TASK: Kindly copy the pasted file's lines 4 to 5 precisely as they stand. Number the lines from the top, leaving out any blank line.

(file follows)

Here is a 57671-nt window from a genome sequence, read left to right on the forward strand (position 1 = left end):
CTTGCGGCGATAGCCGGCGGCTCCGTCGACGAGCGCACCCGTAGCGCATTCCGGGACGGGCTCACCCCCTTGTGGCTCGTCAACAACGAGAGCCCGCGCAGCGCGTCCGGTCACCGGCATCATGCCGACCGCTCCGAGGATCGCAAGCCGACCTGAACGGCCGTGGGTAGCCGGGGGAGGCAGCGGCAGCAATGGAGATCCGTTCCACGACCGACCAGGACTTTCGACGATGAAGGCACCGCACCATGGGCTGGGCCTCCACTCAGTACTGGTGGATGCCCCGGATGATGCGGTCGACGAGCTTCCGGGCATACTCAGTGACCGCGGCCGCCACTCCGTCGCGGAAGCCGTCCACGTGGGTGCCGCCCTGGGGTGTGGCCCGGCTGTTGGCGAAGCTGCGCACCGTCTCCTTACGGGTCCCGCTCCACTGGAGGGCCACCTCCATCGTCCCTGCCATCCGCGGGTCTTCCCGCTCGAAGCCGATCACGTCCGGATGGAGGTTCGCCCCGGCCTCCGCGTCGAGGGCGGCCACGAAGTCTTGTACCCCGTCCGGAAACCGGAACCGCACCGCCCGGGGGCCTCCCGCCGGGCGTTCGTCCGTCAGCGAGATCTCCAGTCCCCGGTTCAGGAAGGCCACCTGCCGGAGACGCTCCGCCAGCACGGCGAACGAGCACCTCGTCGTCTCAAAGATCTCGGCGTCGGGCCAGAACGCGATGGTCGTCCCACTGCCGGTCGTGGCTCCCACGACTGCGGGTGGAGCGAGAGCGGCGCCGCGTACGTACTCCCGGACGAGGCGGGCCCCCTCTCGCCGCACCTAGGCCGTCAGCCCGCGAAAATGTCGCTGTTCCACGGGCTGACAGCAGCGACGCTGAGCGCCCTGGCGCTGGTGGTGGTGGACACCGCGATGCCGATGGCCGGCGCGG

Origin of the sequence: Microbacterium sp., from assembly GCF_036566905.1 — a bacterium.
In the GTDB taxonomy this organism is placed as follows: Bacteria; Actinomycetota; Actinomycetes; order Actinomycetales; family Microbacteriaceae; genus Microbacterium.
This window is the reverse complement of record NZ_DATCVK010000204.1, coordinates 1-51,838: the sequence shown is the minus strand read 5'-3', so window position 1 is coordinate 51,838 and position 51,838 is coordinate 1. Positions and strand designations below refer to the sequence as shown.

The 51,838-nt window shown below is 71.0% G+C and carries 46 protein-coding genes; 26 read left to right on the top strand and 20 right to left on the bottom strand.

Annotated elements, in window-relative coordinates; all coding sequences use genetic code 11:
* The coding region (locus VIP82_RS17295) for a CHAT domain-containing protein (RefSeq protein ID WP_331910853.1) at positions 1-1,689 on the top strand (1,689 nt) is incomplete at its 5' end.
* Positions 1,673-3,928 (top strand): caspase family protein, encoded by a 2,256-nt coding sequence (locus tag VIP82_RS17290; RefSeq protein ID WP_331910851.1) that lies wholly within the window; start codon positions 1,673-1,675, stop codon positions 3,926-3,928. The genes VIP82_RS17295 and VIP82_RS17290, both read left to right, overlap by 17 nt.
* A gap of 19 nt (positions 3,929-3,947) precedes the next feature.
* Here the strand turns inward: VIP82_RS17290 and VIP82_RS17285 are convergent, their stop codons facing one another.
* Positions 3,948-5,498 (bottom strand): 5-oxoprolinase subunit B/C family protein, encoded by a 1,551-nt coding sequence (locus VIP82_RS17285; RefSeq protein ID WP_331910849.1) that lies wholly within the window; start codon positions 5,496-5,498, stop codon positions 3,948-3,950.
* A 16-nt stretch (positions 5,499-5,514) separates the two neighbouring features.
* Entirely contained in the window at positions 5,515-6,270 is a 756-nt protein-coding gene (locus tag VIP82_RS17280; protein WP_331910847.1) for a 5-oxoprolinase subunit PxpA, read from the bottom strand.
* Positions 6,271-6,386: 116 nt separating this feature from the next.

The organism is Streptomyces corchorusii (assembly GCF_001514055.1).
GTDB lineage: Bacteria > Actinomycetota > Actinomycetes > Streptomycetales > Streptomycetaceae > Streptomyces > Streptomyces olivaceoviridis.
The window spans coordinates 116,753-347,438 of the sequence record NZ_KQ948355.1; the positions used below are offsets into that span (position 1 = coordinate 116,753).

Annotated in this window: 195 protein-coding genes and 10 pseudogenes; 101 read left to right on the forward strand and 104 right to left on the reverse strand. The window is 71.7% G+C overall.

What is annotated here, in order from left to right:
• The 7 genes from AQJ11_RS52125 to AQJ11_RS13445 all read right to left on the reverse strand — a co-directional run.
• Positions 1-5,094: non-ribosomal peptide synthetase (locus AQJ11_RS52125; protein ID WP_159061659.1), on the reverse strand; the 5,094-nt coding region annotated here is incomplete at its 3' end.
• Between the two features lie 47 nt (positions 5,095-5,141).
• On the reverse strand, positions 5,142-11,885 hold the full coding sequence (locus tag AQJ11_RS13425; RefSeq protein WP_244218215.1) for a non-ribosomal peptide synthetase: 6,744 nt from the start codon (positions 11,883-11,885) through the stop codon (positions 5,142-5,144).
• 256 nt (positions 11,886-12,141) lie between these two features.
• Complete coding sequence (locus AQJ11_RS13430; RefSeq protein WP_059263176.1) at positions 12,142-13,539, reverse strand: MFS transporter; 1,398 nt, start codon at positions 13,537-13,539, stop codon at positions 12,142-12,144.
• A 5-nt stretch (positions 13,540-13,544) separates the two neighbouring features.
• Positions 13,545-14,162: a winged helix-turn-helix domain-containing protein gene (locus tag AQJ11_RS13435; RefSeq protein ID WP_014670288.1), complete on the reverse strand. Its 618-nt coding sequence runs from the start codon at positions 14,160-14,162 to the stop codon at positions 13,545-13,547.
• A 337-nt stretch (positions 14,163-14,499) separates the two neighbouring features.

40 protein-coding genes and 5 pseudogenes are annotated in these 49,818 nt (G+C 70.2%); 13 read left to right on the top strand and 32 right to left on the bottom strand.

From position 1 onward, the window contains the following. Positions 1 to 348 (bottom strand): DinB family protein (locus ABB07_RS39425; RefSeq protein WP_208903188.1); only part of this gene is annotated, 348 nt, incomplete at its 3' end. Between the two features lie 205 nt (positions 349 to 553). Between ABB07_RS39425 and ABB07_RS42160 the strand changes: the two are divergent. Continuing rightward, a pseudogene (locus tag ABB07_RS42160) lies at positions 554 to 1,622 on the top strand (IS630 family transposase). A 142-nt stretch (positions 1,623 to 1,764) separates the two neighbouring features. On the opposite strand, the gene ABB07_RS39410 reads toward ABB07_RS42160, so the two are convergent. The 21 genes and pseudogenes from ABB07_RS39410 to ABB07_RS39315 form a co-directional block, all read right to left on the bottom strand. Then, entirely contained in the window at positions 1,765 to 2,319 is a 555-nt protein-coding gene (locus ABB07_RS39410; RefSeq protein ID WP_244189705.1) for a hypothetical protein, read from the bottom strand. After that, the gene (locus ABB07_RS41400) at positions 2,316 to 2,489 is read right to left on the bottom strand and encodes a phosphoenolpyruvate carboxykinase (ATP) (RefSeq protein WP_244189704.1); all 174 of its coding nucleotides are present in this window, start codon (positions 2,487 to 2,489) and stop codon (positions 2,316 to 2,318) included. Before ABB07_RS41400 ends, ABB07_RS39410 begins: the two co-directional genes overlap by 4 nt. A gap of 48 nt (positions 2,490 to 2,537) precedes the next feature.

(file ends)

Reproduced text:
In the GTDB taxonomy this organism is placed as follows: Bacteria; Actinomycetota; Actinomycetes; order Actinomycetales; family Microbacteriaceae; genus Microbacterium.
This window is the reverse complement of record NZ_DATCVK010000204.1, coordinates 1-51,838: the sequence shown is the minus strand read 5'-3', so window position 1 is coordinate 51,838 and position 51,838 is coordinate 1. Positions and strand designations below refer to the sequence as shown.